There exists a creature that is capable of entering our very cells, changing the biological machinery within to manufacture more of itself. It does this over and over, converting cell after vital cell, damaging each as they burst forth in a flood of replicated organisms. And the worst part? We have few ways of fighting them.
This creature is a virus.
And of all of the terrible maladies caused by viruses, two stand out, having been documented misery-makers since the dawn of time—the common cold, and the flu.
Viruses spread more easily in the winter months due to our closer proximity to others as we huddle inside, by dry air that viruses favor, and by our own biological responses to the cold that weaken our natural defenses. Because of this, we can accurately label fall and winter the cold and flu season.
Despite their initially similar symptoms, the viruses that cause colds and flus are very different, and since one can be more life-threatening than the other, you need to know how to tell that difference. Let’s look at how you can do that.
The Common Cold
The common cold is caused by a group of over 200 viruses that infect the upper respiratory tract, primarily affecting the nose and throat, and is the most commonly occurring disease amongst humankind—you’re almost certain to contract it at least once a year. It’s also one of the oldest documented diseases, with the ancient Egyptians complaining about it as early as the 16th century BCE.
This virus is transmitted through the air when an infected individual coughs or sneezes, through direct contact with infected body fluids, which can be deposited on surfaces and—more commonly—hands. The virus can survive for up to 18 hours outside of the body before being picked up
A cold is not serious, and will rarely, if ever, be dangerous to a healthy adult. The symptoms will come on slowly, beginning with a sense of fatigue and a sore throat, which will then subside over the couple of days. Nasal symptoms such as congestion, a runny nose, and cough will occur around the 4th and 5th days. Fever is unlikely, although it will sometimes occur in children.
If you’re experiencing these symptoms, it’s likely you have the cold.
Symptoms peak about 4 days after exposure, usually resolving within 10 days at most, but some victims will develop a post-viral cough that can linger for up to 25 more days.
There is no cure for the cold, nor is there a vaccine—the disease must be avoided, and when it is caught, endured. While there are no medications that can shorten the duration of the disease, its symptoms can be managed through adequate rest, drinking plenty of fluids, and taking anti-inflammatory pain medications such as ibuprofen. Although studies have been inconclusive, taking a zinc supplement at the outset of the illness may suppress the worst of the symptoms.
The most effective precautions against catching a cold include frequent hand washing, avoiding touching of the face, and staying away from crowded situations.
Influenza, also known as the flu, is caused by the influenza virus, and unlike the cold, can be a seriously dangerous disease.
Like a cold, the opening act of the flu is often fatigue, coughing, and sometimes nasal congestion as it infects the upper respiratory tract.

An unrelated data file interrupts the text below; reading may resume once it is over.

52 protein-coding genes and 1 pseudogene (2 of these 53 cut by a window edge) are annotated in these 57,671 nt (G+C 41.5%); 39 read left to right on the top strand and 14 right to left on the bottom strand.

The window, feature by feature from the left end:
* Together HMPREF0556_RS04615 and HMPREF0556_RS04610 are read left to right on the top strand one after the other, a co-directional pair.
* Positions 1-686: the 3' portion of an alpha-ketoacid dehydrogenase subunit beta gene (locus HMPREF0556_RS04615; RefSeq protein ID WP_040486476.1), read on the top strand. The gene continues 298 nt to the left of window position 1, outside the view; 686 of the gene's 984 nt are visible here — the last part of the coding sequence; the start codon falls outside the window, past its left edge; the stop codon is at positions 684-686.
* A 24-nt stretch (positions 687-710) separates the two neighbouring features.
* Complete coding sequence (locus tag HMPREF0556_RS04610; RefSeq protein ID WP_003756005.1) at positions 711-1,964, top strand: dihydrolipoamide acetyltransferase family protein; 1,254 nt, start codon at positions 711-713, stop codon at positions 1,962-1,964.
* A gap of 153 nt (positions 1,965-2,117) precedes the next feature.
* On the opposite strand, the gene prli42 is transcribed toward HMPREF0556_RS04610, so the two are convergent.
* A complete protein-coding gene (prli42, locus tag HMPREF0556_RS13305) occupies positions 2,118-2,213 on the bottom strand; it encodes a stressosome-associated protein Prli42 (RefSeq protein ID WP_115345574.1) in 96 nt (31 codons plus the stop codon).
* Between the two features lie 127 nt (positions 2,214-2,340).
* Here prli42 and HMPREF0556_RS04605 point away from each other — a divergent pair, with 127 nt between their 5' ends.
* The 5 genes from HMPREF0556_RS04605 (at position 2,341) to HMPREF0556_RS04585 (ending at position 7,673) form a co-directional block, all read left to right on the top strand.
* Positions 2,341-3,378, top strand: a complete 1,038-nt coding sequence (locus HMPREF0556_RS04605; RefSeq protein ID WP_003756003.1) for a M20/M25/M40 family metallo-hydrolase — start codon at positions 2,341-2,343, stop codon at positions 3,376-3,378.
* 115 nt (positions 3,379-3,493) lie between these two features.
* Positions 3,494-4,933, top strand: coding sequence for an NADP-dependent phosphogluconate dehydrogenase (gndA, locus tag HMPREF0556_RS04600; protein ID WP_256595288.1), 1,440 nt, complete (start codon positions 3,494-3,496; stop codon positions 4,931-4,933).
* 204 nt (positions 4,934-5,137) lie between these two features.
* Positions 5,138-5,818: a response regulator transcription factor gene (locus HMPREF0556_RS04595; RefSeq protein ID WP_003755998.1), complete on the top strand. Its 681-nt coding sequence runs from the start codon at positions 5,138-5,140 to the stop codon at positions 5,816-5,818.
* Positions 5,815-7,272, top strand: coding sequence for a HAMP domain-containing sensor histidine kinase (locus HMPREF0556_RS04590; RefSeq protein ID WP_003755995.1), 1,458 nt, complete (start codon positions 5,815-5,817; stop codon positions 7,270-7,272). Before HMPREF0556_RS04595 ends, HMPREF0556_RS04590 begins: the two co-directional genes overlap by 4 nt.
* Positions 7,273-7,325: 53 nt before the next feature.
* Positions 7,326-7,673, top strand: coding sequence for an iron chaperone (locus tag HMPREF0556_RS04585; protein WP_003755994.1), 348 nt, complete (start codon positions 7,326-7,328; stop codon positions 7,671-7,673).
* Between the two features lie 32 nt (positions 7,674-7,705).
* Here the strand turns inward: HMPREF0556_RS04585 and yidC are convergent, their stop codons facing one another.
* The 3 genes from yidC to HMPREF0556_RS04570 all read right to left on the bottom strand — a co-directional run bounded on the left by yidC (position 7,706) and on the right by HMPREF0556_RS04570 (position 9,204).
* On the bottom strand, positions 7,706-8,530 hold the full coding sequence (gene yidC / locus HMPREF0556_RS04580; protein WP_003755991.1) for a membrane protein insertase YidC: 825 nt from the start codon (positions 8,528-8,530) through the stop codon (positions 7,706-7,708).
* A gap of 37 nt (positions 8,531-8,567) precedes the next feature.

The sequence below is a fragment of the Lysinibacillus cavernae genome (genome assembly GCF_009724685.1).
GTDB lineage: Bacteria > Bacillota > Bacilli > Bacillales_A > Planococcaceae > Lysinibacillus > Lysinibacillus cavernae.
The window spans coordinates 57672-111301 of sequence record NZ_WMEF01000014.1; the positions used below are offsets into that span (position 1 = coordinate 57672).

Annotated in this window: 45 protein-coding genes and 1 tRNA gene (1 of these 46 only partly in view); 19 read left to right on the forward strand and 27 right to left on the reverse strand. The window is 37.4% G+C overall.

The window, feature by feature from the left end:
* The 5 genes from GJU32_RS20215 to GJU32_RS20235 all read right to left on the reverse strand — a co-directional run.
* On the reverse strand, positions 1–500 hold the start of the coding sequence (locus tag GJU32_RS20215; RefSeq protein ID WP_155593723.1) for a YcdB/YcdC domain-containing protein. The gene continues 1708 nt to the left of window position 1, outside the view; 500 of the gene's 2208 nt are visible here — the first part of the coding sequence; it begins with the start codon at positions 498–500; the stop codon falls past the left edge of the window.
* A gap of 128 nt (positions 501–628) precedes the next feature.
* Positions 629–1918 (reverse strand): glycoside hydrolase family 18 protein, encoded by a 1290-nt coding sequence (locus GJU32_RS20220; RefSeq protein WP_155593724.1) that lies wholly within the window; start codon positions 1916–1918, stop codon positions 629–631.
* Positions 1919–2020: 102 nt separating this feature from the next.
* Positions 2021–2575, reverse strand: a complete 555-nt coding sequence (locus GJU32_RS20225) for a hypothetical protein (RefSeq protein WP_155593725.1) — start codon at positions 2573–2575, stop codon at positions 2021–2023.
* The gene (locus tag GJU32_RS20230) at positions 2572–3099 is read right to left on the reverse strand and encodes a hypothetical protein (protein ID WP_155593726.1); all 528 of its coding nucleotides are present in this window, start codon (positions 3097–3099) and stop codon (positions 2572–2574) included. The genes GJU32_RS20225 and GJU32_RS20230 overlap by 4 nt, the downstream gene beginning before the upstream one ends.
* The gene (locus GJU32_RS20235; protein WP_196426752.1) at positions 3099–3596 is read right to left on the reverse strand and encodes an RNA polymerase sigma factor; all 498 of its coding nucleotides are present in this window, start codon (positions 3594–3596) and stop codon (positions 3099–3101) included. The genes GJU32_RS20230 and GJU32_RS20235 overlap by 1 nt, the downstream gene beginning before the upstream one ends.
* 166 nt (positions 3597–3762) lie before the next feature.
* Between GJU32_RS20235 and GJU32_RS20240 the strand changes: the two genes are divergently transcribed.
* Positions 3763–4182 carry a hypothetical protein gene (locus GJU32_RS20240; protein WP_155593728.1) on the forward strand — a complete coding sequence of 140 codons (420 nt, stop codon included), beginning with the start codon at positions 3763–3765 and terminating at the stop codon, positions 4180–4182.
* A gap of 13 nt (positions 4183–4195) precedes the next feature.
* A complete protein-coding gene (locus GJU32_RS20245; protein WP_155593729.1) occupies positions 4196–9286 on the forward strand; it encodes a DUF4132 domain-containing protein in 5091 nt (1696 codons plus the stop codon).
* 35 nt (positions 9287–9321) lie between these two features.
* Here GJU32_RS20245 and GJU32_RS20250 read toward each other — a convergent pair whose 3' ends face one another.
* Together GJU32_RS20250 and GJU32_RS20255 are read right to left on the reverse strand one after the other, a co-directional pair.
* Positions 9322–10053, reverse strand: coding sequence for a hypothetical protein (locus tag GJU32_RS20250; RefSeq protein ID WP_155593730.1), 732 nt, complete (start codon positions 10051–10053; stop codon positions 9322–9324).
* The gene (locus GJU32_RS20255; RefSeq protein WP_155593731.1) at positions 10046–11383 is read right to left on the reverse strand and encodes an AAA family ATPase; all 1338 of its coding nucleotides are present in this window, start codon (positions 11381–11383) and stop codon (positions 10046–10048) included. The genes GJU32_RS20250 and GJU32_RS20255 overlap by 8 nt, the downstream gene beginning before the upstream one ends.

If things were to end here, you’d be just fine—it would just be a cold. But the flu doesn’t stop here. It keeps going.
Unlike a cold, the flu comes on abruptly. A fever and chills are usually the first and most obvious indicator that you have the flu rather than a cold. Temperatures can range from 100 to 103 degrees Fahrenheit.
And then begin what many consider to be the most unpleasant aspect of the flu—the body aches, which are worst in the back and legs. Many people are so riddled with aches and pains that they are confined to the bed while infected.
Aside from these, victims may experience headaches, watery eyes, sneezing, and rashes. Rarely, some may experience diarrhea.
The flu is dangerous, especially to children, the elderly, and to those with compromised immune systems—all of whom should seek medical care at the onset of symptoms. Fevers of 103 and over can be extremely dangerous for even healthy individuals, and deadly pneumonia can develop as a secondary infection in some cases. Worldwide, the flu claims hundreds of thousands of lives a year.
The flu tends to last longer than a cold, and its severe symptoms can persist for two weeks. A few antiviral medications have been developed to fight the flu and shorten its duration, but it is important to catch the disease in its early stages. Doctors make use of neuraminidase inhibitors and M2 inhibitors to treat the flu—talk to your doctor if you think you might be developing the flu, and it’s likely that he or she will be able to help you.
As is the case with all viruses, though, prevention is the key, and the precautions are the same as with the common cold—hygiene and, if possible during outbreaks, isolation.
Know the Difference
The biggest difference between these two common viral infections is, as we’ve learned, the suddenness of the symptoms’ onset, and the presence of fever and chills. The symptoms of the flu are much more severe than those of a cold, and tend to keep us home from work and school. You can use this handy chart to help you tell if you have a cold or the flu.
If you think you have the flu, see your doctor—even if you’re otherwise healthy. But be especially vigilant for persistent fever and coughing, painful swallowing, and extreme congestion and headaches. These symptoms can indicate a severe infection. Some symptoms require emergency treatment, namely, severe chest pain, shortness of breath, dizziness, and confusion.
This cold and flu season, remain vigilant, keep hygiene in mind, and use these tips to differentiate between these two common diseases.